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Modern Day Slavery: Can Congress End One of the World's Fastest Growing Crimes?

May 25, 2017
In The News

Human trafficking is one of the largest and fastest growing crimes in the world. In Washington, lawmakers are addressing the issue head on, voting on 13 pieces of legislation this week aimed at bringing an end to modern day slavery.

It's estimated that more than 20 million people worldwide are victims of human trafficking, with cases reported in every state in the U.S.
"So many times you find it around the world, but it's right here in America. They had more than 7,000 cases just last year reported," House Majority Leader Kevin McCarthy, R-Calif., said.
This week, Congress zeroed in on the issue, passing a number of bills aimed at protecting victims and increasing punishments for convicted offenders.

A top priority is dealing with legal loopholes that predators take advantage of to avoid being convicted.

Republican Rep. Martha Roby's Global Child Protection Act would close those loopholes.
"Under the current definitions, it does deal with people who travel abroad to have sex with children, but the definitions don't include people who travel abroad to force children to do sexual acts on them," the Alabama lawmaker told CBN News.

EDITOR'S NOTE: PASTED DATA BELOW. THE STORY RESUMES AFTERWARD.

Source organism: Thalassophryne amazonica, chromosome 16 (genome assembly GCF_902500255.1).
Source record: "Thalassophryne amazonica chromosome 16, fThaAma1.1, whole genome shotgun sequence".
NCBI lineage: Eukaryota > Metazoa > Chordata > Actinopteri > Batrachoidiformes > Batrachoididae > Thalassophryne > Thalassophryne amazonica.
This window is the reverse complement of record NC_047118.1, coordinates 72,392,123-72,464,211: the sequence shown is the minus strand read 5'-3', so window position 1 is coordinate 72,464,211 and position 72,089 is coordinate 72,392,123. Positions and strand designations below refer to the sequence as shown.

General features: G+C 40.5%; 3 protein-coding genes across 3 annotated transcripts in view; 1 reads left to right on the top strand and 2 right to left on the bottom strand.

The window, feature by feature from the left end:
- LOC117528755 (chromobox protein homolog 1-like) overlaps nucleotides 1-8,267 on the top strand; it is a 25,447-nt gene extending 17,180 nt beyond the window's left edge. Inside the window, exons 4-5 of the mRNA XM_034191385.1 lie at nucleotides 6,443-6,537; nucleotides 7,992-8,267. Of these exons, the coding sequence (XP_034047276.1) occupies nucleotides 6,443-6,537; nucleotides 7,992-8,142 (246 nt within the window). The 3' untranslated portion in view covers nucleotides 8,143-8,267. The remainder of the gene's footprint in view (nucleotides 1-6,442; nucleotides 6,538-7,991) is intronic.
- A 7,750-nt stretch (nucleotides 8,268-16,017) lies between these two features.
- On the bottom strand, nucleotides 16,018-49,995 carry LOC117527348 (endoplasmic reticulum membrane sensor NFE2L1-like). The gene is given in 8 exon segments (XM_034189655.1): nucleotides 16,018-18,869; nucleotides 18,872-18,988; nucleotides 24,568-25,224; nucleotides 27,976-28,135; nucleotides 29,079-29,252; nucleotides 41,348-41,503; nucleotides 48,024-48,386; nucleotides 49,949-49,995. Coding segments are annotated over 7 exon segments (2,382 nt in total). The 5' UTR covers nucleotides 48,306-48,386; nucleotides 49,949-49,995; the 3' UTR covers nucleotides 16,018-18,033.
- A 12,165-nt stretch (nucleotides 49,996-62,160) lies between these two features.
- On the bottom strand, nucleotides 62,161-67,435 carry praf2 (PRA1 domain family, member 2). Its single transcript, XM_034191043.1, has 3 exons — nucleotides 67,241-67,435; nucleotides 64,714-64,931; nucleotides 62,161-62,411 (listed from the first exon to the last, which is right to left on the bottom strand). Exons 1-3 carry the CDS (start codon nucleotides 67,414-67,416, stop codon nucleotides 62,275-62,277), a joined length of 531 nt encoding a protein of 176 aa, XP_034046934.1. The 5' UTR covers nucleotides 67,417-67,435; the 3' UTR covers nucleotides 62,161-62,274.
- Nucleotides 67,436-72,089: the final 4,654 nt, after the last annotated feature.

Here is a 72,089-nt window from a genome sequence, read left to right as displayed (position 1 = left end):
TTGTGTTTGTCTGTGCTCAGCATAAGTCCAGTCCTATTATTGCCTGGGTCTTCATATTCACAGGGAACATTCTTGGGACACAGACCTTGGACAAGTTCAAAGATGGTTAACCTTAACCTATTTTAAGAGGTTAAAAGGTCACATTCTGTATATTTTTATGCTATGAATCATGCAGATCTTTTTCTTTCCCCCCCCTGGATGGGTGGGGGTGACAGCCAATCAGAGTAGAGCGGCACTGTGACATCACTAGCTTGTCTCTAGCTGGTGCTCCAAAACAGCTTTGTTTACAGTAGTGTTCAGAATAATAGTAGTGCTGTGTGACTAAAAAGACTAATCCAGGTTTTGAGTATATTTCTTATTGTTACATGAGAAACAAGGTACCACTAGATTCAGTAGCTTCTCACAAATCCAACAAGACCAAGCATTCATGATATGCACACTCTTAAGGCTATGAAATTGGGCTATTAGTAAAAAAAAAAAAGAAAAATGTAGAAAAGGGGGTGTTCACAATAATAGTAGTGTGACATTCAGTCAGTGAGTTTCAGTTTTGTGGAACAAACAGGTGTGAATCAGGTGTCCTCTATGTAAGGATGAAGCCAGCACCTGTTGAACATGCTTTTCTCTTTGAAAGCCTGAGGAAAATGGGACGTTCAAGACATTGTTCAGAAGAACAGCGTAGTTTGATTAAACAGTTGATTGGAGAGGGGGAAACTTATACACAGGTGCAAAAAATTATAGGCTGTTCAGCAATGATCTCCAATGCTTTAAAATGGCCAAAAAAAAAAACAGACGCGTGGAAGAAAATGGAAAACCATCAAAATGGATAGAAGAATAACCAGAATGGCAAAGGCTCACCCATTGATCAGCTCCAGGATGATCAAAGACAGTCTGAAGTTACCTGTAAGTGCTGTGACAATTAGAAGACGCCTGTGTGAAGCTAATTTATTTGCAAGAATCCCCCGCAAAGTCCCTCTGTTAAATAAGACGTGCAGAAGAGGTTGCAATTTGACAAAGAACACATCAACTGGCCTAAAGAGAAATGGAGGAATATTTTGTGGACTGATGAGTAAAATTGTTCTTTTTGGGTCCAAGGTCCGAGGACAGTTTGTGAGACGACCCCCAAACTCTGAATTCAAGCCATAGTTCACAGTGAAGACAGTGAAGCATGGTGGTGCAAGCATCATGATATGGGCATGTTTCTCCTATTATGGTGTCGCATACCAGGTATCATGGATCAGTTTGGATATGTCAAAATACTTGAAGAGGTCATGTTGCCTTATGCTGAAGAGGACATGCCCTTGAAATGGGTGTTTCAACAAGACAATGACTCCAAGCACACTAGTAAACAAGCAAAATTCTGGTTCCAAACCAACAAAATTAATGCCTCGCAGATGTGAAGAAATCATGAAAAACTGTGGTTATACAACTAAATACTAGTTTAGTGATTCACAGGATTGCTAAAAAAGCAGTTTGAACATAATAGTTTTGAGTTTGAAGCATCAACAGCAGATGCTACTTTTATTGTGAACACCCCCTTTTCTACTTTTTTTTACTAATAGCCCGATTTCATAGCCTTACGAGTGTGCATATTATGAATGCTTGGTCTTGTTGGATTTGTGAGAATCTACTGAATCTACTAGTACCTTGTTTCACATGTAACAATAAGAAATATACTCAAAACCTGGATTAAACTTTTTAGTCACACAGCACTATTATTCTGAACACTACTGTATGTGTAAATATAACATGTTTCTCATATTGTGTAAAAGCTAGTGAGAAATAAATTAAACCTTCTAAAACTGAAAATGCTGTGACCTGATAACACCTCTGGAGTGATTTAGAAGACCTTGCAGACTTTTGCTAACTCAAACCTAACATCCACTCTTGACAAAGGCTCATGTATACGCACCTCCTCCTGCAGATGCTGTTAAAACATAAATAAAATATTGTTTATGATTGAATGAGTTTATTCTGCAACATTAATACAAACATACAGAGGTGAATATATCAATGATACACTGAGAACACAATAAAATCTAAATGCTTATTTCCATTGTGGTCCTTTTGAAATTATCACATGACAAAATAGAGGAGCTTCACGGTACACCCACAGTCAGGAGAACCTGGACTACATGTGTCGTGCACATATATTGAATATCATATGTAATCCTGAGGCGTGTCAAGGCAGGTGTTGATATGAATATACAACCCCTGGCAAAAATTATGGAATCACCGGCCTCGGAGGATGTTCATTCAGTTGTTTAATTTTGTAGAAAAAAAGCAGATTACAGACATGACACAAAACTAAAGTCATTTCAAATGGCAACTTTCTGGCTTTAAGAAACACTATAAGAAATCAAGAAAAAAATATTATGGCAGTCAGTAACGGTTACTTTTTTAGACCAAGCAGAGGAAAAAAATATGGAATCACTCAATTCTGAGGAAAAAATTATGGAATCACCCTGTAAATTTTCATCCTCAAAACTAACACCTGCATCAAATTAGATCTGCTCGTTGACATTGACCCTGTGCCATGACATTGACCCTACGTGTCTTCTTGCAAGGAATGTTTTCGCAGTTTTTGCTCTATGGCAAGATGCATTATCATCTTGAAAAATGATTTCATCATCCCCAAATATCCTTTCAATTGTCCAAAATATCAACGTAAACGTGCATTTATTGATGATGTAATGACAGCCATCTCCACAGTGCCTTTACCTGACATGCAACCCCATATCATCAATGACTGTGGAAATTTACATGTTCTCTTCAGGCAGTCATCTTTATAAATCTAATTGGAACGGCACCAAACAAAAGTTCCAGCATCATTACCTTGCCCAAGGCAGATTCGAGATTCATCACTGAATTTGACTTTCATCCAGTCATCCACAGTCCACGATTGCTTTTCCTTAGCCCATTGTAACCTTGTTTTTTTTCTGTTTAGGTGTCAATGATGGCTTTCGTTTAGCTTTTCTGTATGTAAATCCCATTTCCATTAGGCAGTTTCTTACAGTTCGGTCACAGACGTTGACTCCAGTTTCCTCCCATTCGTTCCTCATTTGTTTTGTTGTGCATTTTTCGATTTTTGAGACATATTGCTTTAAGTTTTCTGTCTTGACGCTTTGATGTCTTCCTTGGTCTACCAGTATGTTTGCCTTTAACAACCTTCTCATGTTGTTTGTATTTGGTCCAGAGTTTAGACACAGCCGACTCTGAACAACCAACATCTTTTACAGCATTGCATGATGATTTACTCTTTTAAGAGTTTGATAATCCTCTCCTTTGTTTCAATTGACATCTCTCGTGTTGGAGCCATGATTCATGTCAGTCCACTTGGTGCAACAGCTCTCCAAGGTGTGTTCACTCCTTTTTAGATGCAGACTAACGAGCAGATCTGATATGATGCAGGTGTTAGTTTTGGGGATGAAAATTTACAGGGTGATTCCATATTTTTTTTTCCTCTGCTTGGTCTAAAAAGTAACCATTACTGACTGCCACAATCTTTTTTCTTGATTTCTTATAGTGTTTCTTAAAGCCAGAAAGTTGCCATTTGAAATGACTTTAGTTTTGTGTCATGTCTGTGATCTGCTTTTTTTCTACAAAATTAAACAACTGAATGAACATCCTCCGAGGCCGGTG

"It's these types of unintended loopholes in the criminal code where Congress can change the law," she said.

And Rep. Mike Johnson, R-La., is also offering a measure that would prevent criminals from getting away on a technicality.

Johnson's bill deals with a 2015 case where a man who recorded a sexual assault on a child was able to escape a federal conviction.   
"There's a provision where the courts have said if a predator has sexual activity with a minor and they record any of those images on their phone, their smart phone, other devices, and they didn't intend to record them, then somehow they'd be able to evade prosecution," he told CBN News.

"We think that's outrageous," he charged. "It's a violation of Congress's obvious intent to protect the most defenseless among us."
Meanwhile, Congress has another major item on its plate with the release of President Donald Trump's budget plan of over $4 trillion.

The White House budget reduces Washington's spending plans for future years.

"The budget's a framework, and what's so refreshing here is how honest he is in the process, that he balances a budget in 10 years. We have not had that in the last administration," McCarthy said.

But Democrats quickly attacked the proposal, with Senate Minority Leader Chuck Schumer, D-N.Y., calling it a "nightmare" that hurts the middle class and relies on "fantasy numbers."
And while not all Republicans gave it a ringing endorsement, many are encouraged to see the Trump administration taking steps to try to limit spending, eventually balance the budget and help get the economy growing strongly.
"When I look at what else he's doing in the budget, he's looking at welfare reform, actually putting people back to work, giving them a sense of accomplishment at the same time," McCarthy said.

"Those are tough things to do," he noted. "And sometimes you get politically attacked for it, but in the end you create and help individuals to buy homes, send their kids to college."
Senate Majority Leader Mitch McConnell, R-Ky., says the president's budget is just a recommendation, and now it's up to Congress to figure out what to do with it.